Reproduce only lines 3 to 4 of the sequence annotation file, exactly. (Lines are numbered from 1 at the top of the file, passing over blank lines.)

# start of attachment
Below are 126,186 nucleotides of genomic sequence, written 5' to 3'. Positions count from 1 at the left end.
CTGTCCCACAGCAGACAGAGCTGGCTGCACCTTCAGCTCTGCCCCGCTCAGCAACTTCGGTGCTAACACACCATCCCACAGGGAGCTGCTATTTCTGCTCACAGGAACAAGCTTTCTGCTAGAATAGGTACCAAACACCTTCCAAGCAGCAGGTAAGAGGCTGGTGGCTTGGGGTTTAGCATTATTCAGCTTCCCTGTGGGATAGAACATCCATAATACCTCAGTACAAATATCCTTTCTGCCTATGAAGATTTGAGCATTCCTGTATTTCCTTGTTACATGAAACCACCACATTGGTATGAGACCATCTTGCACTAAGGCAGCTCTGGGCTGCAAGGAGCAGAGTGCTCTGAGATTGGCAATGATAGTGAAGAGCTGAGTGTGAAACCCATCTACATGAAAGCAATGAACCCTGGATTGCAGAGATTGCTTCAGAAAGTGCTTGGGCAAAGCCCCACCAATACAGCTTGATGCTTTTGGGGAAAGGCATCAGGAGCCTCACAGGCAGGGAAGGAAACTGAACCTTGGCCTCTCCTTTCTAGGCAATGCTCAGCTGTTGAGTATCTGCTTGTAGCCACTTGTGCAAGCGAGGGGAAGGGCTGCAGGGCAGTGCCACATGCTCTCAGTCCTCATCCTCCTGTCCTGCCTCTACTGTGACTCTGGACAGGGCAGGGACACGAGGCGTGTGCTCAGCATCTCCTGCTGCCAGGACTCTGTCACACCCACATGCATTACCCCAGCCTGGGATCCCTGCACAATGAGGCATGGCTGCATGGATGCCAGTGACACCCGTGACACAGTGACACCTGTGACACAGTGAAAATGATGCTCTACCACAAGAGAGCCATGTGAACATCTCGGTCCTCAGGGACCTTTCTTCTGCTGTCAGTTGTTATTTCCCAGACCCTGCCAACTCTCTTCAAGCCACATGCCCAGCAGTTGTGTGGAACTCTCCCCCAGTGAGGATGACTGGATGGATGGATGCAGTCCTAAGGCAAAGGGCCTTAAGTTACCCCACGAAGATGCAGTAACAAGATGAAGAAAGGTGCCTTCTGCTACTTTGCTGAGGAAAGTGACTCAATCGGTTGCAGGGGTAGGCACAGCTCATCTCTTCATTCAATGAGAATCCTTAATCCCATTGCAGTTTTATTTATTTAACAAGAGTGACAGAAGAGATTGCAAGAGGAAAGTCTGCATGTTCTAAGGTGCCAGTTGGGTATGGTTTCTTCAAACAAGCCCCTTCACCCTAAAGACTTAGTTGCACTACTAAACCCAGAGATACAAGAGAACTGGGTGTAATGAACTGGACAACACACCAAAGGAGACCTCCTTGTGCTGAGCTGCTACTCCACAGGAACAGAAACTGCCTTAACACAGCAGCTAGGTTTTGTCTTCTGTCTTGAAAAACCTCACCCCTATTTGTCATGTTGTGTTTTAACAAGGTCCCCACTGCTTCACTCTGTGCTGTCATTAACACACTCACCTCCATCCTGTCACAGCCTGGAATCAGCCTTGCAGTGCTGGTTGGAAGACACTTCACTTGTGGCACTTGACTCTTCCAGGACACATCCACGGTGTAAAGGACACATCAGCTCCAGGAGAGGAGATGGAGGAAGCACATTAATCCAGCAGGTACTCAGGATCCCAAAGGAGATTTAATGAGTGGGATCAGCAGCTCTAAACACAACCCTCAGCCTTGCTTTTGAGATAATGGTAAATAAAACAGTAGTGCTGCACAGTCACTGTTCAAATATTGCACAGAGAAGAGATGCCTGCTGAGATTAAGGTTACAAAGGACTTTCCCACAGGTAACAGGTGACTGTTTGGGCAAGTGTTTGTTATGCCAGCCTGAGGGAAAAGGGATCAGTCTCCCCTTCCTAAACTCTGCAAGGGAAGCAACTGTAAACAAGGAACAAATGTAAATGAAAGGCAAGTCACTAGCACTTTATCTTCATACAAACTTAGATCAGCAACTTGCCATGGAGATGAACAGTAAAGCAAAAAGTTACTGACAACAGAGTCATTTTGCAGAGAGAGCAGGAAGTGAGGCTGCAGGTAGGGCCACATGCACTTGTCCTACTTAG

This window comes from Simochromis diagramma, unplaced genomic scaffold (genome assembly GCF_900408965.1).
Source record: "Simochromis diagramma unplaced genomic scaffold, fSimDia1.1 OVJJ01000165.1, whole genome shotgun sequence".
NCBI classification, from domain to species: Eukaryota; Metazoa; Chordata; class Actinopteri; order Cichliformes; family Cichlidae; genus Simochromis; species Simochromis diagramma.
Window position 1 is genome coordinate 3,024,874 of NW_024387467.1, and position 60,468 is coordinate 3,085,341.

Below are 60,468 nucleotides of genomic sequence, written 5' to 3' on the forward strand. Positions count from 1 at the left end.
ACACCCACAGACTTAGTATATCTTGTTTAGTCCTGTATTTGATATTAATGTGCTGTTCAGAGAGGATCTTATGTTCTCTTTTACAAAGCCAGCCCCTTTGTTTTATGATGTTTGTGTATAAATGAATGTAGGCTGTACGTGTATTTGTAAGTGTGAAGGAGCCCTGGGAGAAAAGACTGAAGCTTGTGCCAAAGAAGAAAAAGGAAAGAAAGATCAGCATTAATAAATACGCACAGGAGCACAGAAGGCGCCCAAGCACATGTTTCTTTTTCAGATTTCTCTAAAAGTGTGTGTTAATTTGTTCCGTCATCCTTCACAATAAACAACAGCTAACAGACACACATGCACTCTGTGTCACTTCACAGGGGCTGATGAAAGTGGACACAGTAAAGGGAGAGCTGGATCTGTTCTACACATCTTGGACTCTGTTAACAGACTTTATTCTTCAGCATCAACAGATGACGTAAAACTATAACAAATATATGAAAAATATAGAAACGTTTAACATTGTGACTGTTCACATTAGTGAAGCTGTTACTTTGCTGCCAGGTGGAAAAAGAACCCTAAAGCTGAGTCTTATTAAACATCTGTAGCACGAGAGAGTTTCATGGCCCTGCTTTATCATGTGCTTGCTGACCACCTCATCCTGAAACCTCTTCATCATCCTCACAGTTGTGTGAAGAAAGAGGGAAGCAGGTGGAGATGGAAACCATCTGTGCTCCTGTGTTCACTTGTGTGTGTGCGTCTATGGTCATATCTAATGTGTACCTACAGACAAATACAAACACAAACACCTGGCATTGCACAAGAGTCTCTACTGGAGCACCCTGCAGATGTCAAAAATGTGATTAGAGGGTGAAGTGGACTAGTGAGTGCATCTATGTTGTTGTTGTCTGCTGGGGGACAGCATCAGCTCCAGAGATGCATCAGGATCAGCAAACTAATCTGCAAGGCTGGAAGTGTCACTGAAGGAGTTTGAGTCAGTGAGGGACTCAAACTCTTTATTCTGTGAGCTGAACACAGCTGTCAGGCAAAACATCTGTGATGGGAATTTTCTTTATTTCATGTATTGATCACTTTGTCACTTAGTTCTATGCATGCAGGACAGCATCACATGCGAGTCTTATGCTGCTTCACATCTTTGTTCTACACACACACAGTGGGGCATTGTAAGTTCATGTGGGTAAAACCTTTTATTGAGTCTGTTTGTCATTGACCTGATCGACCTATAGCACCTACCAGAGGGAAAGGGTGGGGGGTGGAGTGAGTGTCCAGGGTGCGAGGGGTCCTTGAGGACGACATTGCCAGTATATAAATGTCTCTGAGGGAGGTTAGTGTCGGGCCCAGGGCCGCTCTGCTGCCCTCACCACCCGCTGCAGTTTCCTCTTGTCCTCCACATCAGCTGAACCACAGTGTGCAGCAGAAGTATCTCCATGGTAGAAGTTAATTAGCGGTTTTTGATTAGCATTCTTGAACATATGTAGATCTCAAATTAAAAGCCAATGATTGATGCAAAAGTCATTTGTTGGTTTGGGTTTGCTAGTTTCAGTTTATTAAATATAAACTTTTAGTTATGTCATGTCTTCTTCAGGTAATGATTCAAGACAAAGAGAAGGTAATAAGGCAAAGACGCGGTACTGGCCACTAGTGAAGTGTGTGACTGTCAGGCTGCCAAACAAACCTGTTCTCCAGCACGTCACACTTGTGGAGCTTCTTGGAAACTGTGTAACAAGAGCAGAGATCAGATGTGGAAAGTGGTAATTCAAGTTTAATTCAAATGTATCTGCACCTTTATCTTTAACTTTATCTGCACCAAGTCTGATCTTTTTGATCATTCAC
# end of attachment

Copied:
This window comes from Simochromis diagramma, unplaced genomic scaffold (genome assembly GCF_900408965.1).
Source record: "Simochromis diagramma unplaced genomic scaffold, fSimDia1.1 OVJJ01000165.1, whole genome shotgun sequence".